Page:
The Lord of the Rings: The Fellowship of the Ring
Since it seems everyone knows the LOTR story well, I will not give my own summary. Instead, let me tell you how I read it: I found an audio version on YouTube and followed along in my own book. The narrator used dramatic voices, sounds, and music, and there were times I was scared out of my wits. I could not have accomplished that in my own head had I read the book alone; so the audio was definitely effective. I am not a fan of adventure or fantasy fiction, so this was the perfect way to read the book, making the story feel alive.
I have read articles or op-eds about why this is a preposterous way to read, and should not be considered reading by any measure, but I also have to admit that sometimes -- not often -- I read books with classical music playing quietly. Yes, it does enhance the emotional value of the story, especially Tolstoy, and I rather enjoy that; however, I understand how and why it may diminish or limit my own ability to imagine on an emotional level.
Nonetheless, I have to make an exception with this story, and I probably will continue doing it with the remainder of the series. So there!
Let's say you are like me, and you never read LOTR, and you are not confident you will like an adventure or fantasy story; well, this is more than an adventurous story. There is something bigger to tell in LOTR that makes it significant. What is it, I need to learn.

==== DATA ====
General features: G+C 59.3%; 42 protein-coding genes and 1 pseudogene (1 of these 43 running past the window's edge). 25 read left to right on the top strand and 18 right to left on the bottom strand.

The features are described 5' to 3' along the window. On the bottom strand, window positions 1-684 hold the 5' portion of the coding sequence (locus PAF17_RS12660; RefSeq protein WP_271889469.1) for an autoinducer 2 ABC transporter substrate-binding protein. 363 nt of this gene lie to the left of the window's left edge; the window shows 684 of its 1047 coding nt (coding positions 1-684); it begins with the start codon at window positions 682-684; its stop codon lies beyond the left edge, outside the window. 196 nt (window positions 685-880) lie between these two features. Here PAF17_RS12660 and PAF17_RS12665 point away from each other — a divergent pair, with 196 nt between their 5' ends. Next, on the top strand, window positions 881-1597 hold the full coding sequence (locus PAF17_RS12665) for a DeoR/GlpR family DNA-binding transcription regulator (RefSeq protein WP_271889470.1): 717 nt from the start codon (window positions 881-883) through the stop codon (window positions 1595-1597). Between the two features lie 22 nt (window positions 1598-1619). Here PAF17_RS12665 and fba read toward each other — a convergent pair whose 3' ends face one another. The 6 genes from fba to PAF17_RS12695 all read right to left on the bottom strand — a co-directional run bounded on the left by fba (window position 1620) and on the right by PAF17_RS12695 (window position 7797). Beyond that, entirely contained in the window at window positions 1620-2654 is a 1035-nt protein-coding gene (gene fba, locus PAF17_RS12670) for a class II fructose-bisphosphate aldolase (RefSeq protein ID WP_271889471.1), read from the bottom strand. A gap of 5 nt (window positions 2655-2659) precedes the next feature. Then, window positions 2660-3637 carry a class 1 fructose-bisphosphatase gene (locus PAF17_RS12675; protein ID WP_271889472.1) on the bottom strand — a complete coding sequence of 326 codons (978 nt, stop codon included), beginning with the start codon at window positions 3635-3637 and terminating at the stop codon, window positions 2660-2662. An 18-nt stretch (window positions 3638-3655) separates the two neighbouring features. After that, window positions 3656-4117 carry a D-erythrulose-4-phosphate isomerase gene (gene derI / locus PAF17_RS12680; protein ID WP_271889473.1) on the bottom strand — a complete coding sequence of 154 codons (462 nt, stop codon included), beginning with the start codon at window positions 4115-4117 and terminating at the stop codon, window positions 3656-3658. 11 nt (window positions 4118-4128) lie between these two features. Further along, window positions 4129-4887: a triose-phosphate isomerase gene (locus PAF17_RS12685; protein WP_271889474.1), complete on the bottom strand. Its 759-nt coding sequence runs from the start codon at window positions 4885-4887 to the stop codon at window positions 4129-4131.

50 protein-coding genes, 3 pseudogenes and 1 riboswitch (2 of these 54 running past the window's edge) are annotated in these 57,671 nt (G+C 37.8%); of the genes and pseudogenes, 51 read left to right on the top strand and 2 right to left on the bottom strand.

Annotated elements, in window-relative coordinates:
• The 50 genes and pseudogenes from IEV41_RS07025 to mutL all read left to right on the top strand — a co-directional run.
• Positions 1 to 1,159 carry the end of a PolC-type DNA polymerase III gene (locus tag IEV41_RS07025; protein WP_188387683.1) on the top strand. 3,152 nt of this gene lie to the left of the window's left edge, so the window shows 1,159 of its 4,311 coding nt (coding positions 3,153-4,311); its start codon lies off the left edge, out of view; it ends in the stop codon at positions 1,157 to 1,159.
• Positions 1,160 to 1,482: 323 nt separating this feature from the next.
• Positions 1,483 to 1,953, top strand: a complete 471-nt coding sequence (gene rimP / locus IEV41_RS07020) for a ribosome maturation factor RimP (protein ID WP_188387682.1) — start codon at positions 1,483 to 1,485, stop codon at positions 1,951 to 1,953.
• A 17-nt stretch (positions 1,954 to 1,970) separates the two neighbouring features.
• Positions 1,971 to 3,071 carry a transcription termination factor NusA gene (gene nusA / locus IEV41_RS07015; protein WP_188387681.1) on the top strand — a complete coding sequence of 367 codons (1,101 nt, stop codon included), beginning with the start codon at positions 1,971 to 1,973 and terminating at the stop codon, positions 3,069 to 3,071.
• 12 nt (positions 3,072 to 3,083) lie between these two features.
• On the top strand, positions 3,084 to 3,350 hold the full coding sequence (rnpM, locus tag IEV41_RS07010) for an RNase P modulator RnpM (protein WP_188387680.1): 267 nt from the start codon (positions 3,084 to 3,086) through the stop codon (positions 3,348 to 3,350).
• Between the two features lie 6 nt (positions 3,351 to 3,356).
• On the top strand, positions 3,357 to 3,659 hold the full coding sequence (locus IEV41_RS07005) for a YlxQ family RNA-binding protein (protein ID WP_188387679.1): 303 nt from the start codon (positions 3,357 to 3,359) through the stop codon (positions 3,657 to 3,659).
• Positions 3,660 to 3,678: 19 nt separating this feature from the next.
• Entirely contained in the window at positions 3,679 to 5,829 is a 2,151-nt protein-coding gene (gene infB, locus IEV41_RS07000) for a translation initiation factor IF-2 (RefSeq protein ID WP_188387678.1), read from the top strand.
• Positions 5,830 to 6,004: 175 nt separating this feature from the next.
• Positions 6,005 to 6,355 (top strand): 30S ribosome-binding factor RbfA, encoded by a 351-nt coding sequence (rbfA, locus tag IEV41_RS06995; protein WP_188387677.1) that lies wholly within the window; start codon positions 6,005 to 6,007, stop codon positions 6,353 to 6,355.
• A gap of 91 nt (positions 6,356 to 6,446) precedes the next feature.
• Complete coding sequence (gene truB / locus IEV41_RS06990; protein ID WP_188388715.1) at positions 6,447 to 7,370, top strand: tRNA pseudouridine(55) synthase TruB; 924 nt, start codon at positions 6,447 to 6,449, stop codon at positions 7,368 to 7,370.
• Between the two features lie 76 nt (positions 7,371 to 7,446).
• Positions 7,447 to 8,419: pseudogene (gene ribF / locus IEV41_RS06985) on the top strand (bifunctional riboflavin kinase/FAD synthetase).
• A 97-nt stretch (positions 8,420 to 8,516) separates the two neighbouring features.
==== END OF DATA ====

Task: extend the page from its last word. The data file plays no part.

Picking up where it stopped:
For example, as with most essentially written stories, The Fellowship of the Ring has goodness and righteousness verses wickedness and evil, light against darkness. There are many unique characters, each with special attributes and weaknesses - some wise, some brave, and some extremely loyal - sent to help the reluctant protagonist. Most importantly, the protagonist is being called to have courage, be valiant, and do what is right and necessary. He must rise to the occasion, knowing the forces against him are deadly. It is a frightful decision one has to make, which is how this first book of the trilogy ends.
The Fellowship of the Ring is full of conflict, uncertainty, fantasy, a little humor, loyalty, and companionship. I am ready to find out what happens in the next book, The Two Towers, and most of all, I am hoping to discover the underlying ideas in the story as I venture further into Middle-Earth.